• moving of messages from the queues happens in batches. For the Elasticsearch output, the batch of messages is sent through the Bulk API, which makes queue.dequeuebatchsize effectively the bulk size


We started with default Elasticsearch settings. Then we tuned them to leave rsyslog with a more significant slice of the CPU. We measured the indexing rate with SPM. Here are the average results over 20 million indexed events:

  • with default Elasticsearch settings, we got 8,000 events per second
  • after setting Elasticsearch up more production-like (5 second refresh interval, increased index buffer size, translog thresholds, etc), and the throughput went up to average of 20,000 events per second
  • in the end, we went berserk and used in-memory indices, updated the mapping to disable any storing or indexing for any field, to have Elasticsearch do as little work as possible and make room for rsyslog. Got an average of 30,000 events per second. In this scenario, rsyslog was using between 1 and 1.5 of the 4 virtual CPU cores, with tcpflood using 0.5 and Elasticsearch using from 2 to 2.5


20K EPS on a low-end machine with production-like configuration means Elasticsearch is quick at indexing. This is very good for logs, where you typically have lots of messages being generated, compared to how often you search.

If you need some tool to ship your logs to Elasticsearch with minimum overhead, rsyslog with its new version 8 may well be your best bet.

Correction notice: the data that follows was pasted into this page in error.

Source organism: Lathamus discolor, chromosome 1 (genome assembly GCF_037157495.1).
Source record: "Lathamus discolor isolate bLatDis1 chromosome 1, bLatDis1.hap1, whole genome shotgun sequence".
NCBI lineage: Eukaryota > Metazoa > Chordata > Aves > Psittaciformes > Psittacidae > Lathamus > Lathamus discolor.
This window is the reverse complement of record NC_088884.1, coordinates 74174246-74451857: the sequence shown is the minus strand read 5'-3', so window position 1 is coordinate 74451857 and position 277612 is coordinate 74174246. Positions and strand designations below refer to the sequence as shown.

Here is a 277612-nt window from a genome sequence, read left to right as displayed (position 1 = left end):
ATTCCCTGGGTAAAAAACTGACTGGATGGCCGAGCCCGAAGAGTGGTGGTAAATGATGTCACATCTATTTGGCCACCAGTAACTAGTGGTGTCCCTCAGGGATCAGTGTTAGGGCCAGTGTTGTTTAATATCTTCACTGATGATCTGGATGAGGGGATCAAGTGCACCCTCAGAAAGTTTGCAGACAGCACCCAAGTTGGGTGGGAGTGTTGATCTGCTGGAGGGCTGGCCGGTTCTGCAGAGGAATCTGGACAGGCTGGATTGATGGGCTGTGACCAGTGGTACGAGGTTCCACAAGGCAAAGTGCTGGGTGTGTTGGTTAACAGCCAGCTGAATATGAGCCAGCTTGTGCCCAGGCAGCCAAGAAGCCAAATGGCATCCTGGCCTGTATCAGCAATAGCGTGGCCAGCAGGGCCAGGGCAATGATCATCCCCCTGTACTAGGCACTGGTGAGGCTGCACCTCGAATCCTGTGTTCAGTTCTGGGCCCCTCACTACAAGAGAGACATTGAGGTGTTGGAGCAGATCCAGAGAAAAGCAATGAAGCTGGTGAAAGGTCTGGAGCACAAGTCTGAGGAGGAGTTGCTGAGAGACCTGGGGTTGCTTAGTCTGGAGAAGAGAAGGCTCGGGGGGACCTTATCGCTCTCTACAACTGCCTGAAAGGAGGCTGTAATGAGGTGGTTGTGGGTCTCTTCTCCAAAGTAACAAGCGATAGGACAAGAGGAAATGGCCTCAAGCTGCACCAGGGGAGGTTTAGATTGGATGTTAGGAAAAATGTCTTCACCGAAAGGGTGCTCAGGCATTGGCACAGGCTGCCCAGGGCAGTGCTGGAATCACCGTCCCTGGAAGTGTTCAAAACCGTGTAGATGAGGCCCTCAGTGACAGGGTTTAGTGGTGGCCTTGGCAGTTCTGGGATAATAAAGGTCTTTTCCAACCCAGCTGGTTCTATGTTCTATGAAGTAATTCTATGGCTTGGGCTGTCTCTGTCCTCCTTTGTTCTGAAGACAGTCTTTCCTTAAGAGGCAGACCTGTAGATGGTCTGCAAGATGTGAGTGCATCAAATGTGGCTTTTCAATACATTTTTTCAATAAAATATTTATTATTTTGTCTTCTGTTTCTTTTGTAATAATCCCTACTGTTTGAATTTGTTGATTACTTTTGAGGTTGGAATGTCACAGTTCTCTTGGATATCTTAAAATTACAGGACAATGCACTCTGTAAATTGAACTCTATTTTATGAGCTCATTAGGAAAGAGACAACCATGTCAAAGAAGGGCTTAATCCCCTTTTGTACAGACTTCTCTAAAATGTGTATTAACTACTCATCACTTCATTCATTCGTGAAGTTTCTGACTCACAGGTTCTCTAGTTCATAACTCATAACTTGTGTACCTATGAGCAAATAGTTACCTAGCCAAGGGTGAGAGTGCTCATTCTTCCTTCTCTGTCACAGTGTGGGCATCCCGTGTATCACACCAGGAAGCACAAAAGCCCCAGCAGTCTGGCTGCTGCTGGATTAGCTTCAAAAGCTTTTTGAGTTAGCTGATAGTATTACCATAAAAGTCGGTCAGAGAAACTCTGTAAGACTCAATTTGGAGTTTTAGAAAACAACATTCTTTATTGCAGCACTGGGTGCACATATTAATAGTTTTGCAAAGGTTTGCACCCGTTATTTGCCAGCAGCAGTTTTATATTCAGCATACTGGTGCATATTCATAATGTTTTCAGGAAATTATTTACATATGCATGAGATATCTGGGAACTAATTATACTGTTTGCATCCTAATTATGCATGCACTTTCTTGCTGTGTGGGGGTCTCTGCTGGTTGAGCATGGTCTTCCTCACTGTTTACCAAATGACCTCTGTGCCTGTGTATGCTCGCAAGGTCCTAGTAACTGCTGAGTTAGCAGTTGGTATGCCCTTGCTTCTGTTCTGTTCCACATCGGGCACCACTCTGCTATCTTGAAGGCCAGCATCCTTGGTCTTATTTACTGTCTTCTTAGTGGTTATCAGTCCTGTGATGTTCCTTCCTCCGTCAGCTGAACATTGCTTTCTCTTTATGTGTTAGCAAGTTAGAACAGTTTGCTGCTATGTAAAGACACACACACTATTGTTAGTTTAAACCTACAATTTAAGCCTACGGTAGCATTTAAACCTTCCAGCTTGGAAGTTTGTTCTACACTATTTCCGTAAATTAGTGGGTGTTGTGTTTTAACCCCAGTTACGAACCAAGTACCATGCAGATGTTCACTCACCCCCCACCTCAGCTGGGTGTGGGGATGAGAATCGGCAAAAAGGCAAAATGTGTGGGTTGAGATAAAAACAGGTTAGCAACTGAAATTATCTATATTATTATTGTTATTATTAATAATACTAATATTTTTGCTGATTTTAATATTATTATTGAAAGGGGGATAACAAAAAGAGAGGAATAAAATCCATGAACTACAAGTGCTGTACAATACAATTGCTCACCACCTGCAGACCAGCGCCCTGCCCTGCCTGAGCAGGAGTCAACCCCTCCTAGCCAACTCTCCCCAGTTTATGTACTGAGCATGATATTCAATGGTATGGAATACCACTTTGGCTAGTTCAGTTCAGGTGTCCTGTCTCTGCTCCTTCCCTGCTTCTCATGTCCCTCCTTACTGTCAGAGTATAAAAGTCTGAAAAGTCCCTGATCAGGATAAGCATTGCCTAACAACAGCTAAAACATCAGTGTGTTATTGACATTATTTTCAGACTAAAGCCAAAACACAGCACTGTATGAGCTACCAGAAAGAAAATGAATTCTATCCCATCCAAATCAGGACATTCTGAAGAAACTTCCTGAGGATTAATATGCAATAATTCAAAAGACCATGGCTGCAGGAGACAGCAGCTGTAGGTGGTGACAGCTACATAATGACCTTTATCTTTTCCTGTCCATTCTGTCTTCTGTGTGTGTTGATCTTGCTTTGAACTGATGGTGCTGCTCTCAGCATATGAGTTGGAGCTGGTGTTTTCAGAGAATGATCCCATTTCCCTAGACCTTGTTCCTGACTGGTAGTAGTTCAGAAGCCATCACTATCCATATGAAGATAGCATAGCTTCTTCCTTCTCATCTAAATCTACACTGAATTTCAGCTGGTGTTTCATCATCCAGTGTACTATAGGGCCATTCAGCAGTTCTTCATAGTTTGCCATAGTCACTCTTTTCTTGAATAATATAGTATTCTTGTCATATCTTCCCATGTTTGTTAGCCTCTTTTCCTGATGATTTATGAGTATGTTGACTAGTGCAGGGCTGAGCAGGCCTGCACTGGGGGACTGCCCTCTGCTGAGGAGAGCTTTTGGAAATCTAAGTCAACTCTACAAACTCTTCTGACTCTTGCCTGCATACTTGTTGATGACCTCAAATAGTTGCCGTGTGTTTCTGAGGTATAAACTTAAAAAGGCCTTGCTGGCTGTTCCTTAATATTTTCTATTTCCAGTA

Additional resources:

NOTE: We’re hiring, so if you find this interesting, please check us out. Search, logging and performance is our thing!

Video: Using Solr for Logs with Rsyslog, Flume, Fluentd and Logstash

A while ago we published the slides from our talk at Lucene Revolution about using Solr for indexing and searching logs. This topic is of special interest for us, since we’ve released Logsene and we’re also offering consulting services for logging infrastructure. If you’re also into working with search engines or logs, please note that we’re hiring worldwide.

The video for that talk is now available, and you can watch it below. The talk is made of three parts:

  • one that discusses the general concepts of what a log is, structured logging and indexing logs in general, whether it’s Solr or Elasticsearch
  • one that shows how to use existing tools to send logs to Solr: Rsyslog and Fluentd to send structured events (yes, structured syslog!); Apache Flume and Logstash to take unstructured data, make it structured via Morphlines and Grok, and then send it to Solr
  • one that shows how to optimize Solr’s performance for handling logs. From tuning the commit frequency and merge factor to using time-based collections with aliases

Announcement: ZooKeeper Performance Monitoring in SPM